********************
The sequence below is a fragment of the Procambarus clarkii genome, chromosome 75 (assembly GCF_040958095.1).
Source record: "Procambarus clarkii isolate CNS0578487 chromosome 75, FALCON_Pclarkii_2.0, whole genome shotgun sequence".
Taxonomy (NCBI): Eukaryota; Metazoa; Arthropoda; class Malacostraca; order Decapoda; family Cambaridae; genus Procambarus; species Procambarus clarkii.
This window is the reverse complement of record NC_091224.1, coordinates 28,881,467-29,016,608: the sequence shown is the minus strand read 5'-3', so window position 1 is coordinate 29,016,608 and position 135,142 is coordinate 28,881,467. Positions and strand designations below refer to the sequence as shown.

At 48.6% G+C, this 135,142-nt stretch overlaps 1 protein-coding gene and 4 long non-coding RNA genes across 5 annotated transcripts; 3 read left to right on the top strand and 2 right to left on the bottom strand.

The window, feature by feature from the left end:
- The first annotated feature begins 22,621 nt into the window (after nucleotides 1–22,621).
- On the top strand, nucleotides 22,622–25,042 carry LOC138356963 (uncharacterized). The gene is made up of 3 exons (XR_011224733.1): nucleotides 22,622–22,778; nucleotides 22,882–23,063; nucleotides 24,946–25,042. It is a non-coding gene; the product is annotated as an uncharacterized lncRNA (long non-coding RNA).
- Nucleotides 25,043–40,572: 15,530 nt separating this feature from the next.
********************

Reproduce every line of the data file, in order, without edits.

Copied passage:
The sequence below is a fragment of the Procambarus clarkii genome, chromosome 75 (assembly GCF_040958095.1).
Source record: "Procambarus clarkii isolate CNS0578487 chromosome 75, FALCON_Pclarkii_2.0, whole genome shotgun sequence".
Taxonomy (NCBI): Eukaryota; Metazoa; Arthropoda; class Malacostraca; order Decapoda; family Cambaridae; genus Procambarus; species Procambarus clarkii.
This window is the reverse complement of record NC_091224.1, coordinates 28,881,467-29,016,608: the sequence shown is the minus strand read 5'-3', so window position 1 is coordinate 29,016,608 and position 135,142 is coordinate 28,881,467. Positions and strand designations below refer to the sequence as shown.

At 48.6% G+C, this 135,142-nt stretch overlaps 1 protein-coding gene and 4 long non-coding RNA genes across 5 annotated transcripts; 3 read left to right on the top strand and 2 right to left on the bottom strand.

The window, feature by feature from the left end:
- The first annotated feature begins 22,621 nt into the window (after nucleotides 1–22,621).
- On the top strand, nucleotides 22,622–25,042 carry LOC138356963 (uncharacterized). The gene is made up of 3 exons (XR_011224733.1): nucleotides 22,622–22,778; nucleotides 22,882–23,063; nucleotides 24,946–25,042. It is a non-coding gene; the product is annotated as an uncharacterized lncRNA (long non-coding RNA).
- Nucleotides 25,043–40,572: 15,530 nt separating this feature from the next.